Eurozone says ditch Cyprus tax grab on smallest accounts
The eurozone told Cyprus on Monday to ditch the part of a hugely controversial 5.8-billion-euro grab on savings that stung even the smallest of account holders in exchange for a 10-billion-euro sovereign bailout deal, according to a statement issued after a conference call.
The statement came after Cyprus baulked at putting the EU bailout to a vote in parliament as the crippling terms sparked a public outcry and mounting talk of a rethink by eurozone creditors, even as the uncertainty forced a prolonged closure of the island's banks.
Finance ministers "continue to be of the view that small depositors should be treated differently from large depositors and reaffirms the importance of fully guaranteeing deposits below 100,000" euros ($130,000), Eurogroup President Jeroen Dijsselbloem of The Netherlands said in the release.
A eurozone source spelled out when pressed by AFP that this meant preferably removing altogether a mooted 6.75-percent levy applied to these accounts, which combined amount to more than three fifths of all Cypriot savings despite some 30 billion attributed to large Russian investors.
The economic and political fallout was huge following the early Saturday announcement that a raid on savings would be required alongside international loans to the Cyprus government in the fifth eurozone bailout of the three-year debt crisis.
Cyprus shut its banks through until Thursday at least and delayed a parliamentary vote on the package until Tuesday after large queues formed at ATMs on the island, while Russian President Vladimir Putin pounded a "dangerous" move and turmoil hit stock and currency trades amid concerns a precedent had been set for bigger debt-saddled eurozone economies like Italy and Spain.
The hastily-convened ministerial talks saw Dijsselbloem "reiterate that the stability levy on deposits is a one-off measure" which, he said, would "restore the viability of the Cypriot banking system" when applied in tandem with eurozone and International Monetary Fund loans.
"In the absence of this measure, Cyprus would have faced scenarios that would have left deposit holders significantly worse off," the Dutchman insisted.
Newly-installed as chairman just months into his appointment in The Hague, Dijsselbloem faced implied criticism earlier in the day from veteran predecessor and Luxembourg Prime Minister Jean-Claude Juncker, with analysts suggesting the European Union had shot itself in the foot with the decision and media lampooning a "the Great Euro Bank Robbery".
But the statement said that emergency re-negotiations would see Nicosia "introduce more progressivity in the one-off levy", in other words increasing the tax rate on bigger holdings to ensure the same 5.8-billion return.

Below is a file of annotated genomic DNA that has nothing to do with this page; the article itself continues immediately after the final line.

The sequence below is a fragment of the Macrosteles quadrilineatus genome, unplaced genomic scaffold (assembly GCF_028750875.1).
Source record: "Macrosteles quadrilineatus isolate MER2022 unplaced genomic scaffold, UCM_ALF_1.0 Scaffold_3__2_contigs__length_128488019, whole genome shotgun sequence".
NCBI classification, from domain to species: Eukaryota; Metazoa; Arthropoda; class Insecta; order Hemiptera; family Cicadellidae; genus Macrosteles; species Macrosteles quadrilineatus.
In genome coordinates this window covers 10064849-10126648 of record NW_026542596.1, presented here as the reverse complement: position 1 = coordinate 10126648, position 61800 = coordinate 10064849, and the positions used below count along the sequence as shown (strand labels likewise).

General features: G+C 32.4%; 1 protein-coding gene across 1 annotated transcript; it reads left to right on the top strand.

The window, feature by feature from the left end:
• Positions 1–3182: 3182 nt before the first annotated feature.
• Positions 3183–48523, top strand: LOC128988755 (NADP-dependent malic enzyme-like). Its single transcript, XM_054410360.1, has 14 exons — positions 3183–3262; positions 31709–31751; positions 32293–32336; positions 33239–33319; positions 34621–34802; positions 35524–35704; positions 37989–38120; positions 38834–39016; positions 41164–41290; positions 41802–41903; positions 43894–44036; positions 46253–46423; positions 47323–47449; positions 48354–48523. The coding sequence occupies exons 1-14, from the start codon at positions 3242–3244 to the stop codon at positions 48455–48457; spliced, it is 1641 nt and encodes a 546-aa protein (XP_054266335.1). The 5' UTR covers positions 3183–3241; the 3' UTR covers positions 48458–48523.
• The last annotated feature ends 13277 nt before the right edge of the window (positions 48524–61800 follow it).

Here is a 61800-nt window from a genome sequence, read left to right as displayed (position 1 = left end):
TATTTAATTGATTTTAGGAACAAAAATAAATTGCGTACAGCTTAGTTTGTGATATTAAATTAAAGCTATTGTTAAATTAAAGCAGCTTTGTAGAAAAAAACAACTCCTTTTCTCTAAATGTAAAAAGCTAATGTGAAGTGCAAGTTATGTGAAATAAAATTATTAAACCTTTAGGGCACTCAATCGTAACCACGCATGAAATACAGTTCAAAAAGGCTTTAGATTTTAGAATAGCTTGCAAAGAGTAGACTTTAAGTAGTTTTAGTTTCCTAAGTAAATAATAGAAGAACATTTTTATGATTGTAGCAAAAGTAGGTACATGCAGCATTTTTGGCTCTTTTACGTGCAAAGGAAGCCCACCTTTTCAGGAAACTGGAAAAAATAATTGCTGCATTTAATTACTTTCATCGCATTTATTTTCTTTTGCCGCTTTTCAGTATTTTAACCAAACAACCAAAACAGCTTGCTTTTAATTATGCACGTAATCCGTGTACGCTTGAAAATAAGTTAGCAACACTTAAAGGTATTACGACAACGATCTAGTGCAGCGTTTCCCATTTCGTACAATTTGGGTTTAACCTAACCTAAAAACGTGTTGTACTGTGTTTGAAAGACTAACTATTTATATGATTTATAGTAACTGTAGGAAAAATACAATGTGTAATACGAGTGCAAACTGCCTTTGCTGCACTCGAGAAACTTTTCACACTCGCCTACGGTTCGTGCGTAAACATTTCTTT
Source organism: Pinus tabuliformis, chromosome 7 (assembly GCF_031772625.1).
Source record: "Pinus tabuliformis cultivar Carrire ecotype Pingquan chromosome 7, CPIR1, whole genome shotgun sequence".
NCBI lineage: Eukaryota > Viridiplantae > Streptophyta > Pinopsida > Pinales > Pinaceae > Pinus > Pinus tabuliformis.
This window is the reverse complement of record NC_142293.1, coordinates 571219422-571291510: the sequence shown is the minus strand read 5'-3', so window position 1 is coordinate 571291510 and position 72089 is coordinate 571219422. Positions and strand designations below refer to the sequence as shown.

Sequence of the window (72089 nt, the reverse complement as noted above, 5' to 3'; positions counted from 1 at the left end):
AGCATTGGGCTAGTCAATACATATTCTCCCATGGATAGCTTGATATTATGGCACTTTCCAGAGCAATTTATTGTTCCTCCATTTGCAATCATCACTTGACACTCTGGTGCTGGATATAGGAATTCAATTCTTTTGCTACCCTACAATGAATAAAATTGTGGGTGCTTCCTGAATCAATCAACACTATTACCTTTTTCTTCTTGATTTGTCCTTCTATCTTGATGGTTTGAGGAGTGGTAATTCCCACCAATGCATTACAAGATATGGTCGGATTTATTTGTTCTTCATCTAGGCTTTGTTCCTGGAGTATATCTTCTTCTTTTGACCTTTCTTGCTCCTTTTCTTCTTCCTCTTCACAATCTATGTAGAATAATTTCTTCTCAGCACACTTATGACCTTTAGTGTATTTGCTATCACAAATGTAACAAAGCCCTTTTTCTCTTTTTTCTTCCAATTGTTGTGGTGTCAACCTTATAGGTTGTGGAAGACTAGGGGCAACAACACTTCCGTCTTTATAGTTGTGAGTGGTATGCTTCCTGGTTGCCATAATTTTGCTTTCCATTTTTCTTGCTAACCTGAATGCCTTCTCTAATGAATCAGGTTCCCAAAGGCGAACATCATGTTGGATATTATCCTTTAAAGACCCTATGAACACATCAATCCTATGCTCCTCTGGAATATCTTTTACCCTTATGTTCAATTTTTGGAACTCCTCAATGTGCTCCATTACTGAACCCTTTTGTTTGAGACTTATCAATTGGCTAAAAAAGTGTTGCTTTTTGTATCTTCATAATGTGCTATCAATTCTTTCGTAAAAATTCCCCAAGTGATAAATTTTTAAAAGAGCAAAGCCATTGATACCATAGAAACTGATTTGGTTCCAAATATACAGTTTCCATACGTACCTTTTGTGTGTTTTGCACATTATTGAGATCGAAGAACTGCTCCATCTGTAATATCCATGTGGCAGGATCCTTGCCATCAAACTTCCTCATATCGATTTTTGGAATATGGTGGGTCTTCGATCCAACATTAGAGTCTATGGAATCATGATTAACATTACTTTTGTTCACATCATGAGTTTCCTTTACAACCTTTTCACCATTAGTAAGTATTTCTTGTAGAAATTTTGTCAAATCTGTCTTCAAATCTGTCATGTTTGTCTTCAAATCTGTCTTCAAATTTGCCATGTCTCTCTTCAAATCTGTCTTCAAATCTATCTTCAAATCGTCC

Cyprus Finance Minister Michalis Sarris is due in Moscow on Wednesday for what looked certain to be awkward talks -- a day before the head of the European Commission, a member of the bailout 'troika,' also lands in Moscow to meet Prime Minister Dmitry Medvedev.
The statement said Cyprus should use the "temporary bank holiday" to effect "a swift decision by the Cypriot authorities and parliament to rapidly implement the agreed measures".
Banks were closed Monday for a scheduled public holiday but the uncertainty over the fate of the latest eurozone rescue package sparked jitters on world markets and fury from another key Cyprus creditor, Russia.
Eurozone leaders rejected a Cypriot request for 17 billion euros in rescue financing, insisting such a large debt would be unsustainable for the Mediterranean holiday island of less than one million people.
They offered just 10 billion euros, insisting the balance be made up from within the island, principally through the levy on bank deposits.
Hundreds of protesters gathered outside the parliament building in Nicosia to register their anger at the unprecedented tax, not asked of other eurozone countries that have sought rescue.
"Wake up, they are sucking our blood," demonstrators called to their fellow Cypriots.
Parliament speaker Yiannakis Omirou said: "There are changes to the proposed government bill to be put forward, so we need more time in parliament and the finance committee to study these new proposals."
"If Cyprus's president wants to change something regarding the levy on bank deposits, that's in his hands," European Central Bank board member Joerg Asmussen said. "He must just make sure that the financing is intact."
Moscow, which has an outstanding 2.5 billion euro loan to Cyprus and billions more in deposits in the island's banks, reacted angrily to the EU levy.
Estimates vary but the Moody's rating firm estimates that Russian companies and banks keep up to $31 billion in Cyprus, which accounts for between a third and half of all Cypriot deposits.
"We should say this directly: this simply looks like the confiscation of other people's money," Russian news agencies quoted Prime Minister Dmitry Medvedev as saying.
Europe's main stock markets lost ground and the euro fell under $1.30. In New York the euro was valued at $1.2957 at 2100 GMT, down from $1.3075 late Friday.
Asian equities also fell heavily as did the price of oil.
US stocks also fell for a second straight day Monday and the Dow Jones Industrial Average finished down 62.05 points (0.43 percent) at 14,452.06.
"If European policymakers were looking for a way to undermine the public trust that underpins the foundation of any banking system, they could not have done a better job," said CMC Markets analyst Michael Hewson.
The Cyprus stock market said it too would remain closed if the banks did. Washington called for a "responsible and fair" resolution of the crisis. str/kir/hkb/gk